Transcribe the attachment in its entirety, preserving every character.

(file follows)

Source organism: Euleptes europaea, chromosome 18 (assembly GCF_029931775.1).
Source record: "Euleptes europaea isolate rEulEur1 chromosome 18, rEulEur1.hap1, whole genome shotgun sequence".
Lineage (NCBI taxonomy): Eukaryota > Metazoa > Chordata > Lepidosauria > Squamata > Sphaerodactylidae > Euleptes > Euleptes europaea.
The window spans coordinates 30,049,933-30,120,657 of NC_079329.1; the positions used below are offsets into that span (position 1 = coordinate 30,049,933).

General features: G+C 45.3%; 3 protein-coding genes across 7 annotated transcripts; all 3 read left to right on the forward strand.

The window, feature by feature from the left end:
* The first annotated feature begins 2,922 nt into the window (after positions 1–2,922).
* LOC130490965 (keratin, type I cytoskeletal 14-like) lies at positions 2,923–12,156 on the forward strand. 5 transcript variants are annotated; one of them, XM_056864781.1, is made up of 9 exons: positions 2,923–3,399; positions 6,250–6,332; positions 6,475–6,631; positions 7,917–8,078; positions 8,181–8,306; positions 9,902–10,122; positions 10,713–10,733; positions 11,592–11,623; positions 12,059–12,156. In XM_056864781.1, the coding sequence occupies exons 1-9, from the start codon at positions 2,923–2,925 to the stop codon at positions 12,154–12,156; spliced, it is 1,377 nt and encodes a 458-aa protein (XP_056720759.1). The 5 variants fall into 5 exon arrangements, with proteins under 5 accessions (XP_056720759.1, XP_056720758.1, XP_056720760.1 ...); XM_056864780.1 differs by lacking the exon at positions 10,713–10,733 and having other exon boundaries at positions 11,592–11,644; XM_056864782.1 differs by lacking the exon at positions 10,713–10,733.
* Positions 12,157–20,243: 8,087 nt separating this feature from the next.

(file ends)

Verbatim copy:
Source organism: Euleptes europaea, chromosome 18 (assembly GCF_029931775.1).
Source record: "Euleptes europaea isolate rEulEur1 chromosome 18, rEulEur1.hap1, whole genome shotgun sequence".
Lineage (NCBI taxonomy): Eukaryota > Metazoa > Chordata > Lepidosauria > Squamata > Sphaerodactylidae > Euleptes > Euleptes europaea.
The window spans coordinates 30,049,933-30,120,657 of NC_079329.1; the positions used below are offsets into that span (position 1 = coordinate 30,049,933).

General features: G+C 45.3%; 3 protein-coding genes across 7 annotated transcripts; all 3 read left to right on the forward strand.

The window, feature by feature from the left end:
* The first annotated feature begins 2,922 nt into the window (after positions 1–2,922).
* LOC130490965 (keratin, type I cytoskeletal 14-like) lies at positions 2,923–12,156 on the forward strand. 5 transcript variants are annotated; one of them, XM_056864781.1, is made up of 9 exons: positions 2,923–3,399; positions 6,250–6,332; positions 6,475–6,631; positions 7,917–8,078; positions 8,181–8,306; positions 9,902–10,122; positions 10,713–10,733; positions 11,592–11,623; positions 12,059–12,156. In XM_056864781.1, the coding sequence occupies exons 1-9, from the start codon at positions 2,923–2,925 to the stop codon at positions 12,154–12,156; spliced, it is 1,377 nt and encodes a 458-aa protein (XP_056720759.1). The 5 variants fall into 5 exon arrangements, with proteins under 5 accessions (XP_056720759.1, XP_056720758.1, XP_056720760.1 ...); XM_056864780.1 differs by lacking the exon at positions 10,713–10,733 and having other exon boundaries at positions 11,592–11,644; XM_056864782.1 differs by lacking the exon at positions 10,713–10,733.
* Positions 12,157–20,243: 8,087 nt separating this feature from the next.